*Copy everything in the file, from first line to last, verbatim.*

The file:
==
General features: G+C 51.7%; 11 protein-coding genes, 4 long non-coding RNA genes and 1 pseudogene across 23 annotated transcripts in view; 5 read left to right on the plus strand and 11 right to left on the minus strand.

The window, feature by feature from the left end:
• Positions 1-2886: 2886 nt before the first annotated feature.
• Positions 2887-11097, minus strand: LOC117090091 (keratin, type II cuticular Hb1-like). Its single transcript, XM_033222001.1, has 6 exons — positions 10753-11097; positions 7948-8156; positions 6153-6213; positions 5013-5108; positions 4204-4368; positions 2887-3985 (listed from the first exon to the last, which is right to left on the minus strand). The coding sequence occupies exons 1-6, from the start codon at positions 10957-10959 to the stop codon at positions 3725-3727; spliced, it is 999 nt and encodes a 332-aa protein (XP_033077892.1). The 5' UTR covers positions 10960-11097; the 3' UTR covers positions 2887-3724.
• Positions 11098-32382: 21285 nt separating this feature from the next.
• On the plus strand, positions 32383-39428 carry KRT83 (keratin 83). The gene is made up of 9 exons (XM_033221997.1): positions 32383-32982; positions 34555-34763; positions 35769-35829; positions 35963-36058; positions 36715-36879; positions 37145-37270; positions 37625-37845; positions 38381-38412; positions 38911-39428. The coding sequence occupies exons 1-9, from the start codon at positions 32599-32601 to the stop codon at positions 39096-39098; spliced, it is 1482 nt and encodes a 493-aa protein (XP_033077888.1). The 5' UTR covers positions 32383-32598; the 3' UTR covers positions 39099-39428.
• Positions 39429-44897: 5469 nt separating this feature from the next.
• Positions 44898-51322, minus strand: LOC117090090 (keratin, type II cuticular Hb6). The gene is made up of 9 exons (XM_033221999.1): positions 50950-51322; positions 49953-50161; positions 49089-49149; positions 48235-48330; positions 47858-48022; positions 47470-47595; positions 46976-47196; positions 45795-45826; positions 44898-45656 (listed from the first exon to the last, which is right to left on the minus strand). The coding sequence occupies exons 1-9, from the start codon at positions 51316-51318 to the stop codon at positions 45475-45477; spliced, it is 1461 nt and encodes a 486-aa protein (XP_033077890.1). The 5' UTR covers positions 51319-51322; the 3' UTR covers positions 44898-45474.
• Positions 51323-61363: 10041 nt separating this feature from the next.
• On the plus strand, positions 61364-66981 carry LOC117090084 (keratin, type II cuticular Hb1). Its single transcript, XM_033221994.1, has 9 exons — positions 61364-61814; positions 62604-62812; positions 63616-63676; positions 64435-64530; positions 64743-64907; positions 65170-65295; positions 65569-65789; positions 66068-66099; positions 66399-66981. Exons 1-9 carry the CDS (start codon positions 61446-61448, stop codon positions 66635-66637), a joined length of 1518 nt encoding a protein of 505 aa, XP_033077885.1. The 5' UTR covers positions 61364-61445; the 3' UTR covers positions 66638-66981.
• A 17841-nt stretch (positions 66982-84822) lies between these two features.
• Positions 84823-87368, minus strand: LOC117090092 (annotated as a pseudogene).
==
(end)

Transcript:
General features: G+C 51.7%; 11 protein-coding genes, 4 long non-coding RNA genes and 1 pseudogene across 23 annotated transcripts in view; 5 read left to right on the plus strand and 11 right to left on the minus strand.

The window, feature by feature from the left end:
• Positions 1-2886: 2886 nt before the first annotated feature.
• Positions 2887-11097, minus strand: LOC117090091 (keratin, type II cuticular Hb1-like). Its single transcript, XM_033222001.1, has 6 exons — positions 10753-11097; positions 7948-8156; positions 6153-6213; positions 5013-5108; positions 4204-4368; positions 2887-3985 (listed from the first exon to the last, which is right to left on the minus strand). The coding sequence occupies exons 1-6, from the start codon at positions 10957-10959 to the stop codon at positions 3725-3727; spliced, it is 999 nt and encodes a 332-aa protein (XP_033077892.1). The 5' UTR covers positions 10960-11097; the 3' UTR covers positions 2887-3724.
• Positions 11098-32382: 21285 nt separating this feature from the next.
• On the plus strand, positions 32383-39428 carry KRT83 (keratin 83). The gene is made up of 9 exons (XM_033221997.1): positions 32383-32982; positions 34555-34763; positions 35769-35829; positions 35963-36058; positions 36715-36879; positions 37145-37270; positions 37625-37845; positions 38381-38412; positions 38911-39428. The coding sequence occupies exons 1-9, from the start codon at positions 32599-32601 to the stop codon at positions 39096-39098; spliced, it is 1482 nt and encodes a 493-aa protein (XP_033077888.1). The 5' UTR covers positions 32383-32598; the 3' UTR covers positions 39099-39428.
• Positions 39429-44897: 5469 nt separating this feature from the next.
• Positions 44898-51322, minus strand: LOC117090090 (keratin, type II cuticular Hb6). The gene is made up of 9 exons (XM_033221999.1): positions 50950-51322; positions 49953-50161; positions 49089-49149; positions 48235-48330; positions 47858-48022; positions 47470-47595; positions 46976-47196; positions 45795-45826; positions 44898-45656 (listed from the first exon to the last, which is right to left on the minus strand). The coding sequence occupies exons 1-9, from the start codon at positions 51316-51318 to the stop codon at positions 45475-45477; spliced, it is 1461 nt and encodes a 486-aa protein (XP_033077890.1). The 5' UTR covers positions 51319-51322; the 3' UTR covers positions 44898-45474.
• Positions 51323-61363: 10041 nt separating this feature from the next.
• On the plus strand, positions 61364-66981 carry LOC117090084 (keratin, type II cuticular Hb1). Its single transcript, XM_033221994.1, has 9 exons — positions 61364-61814; positions 62604-62812; positions 63616-63676; positions 64435-64530; positions 64743-64907; positions 65170-65295; positions 65569-65789; positions 66068-66099; positions 66399-66981. Exons 1-9 carry the CDS (start codon positions 61446-61448, stop codon positions 66635-66637), a joined length of 1518 nt encoding a protein of 505 aa, XP_033077885.1. The 5' UTR covers positions 61364-61445; the 3' UTR covers positions 66638-66981.
• A 17841-nt stretch (positions 66982-84822) lies between these two features.
• Positions 84823-87368, minus strand: LOC117090092 (annotated as a pseudogene).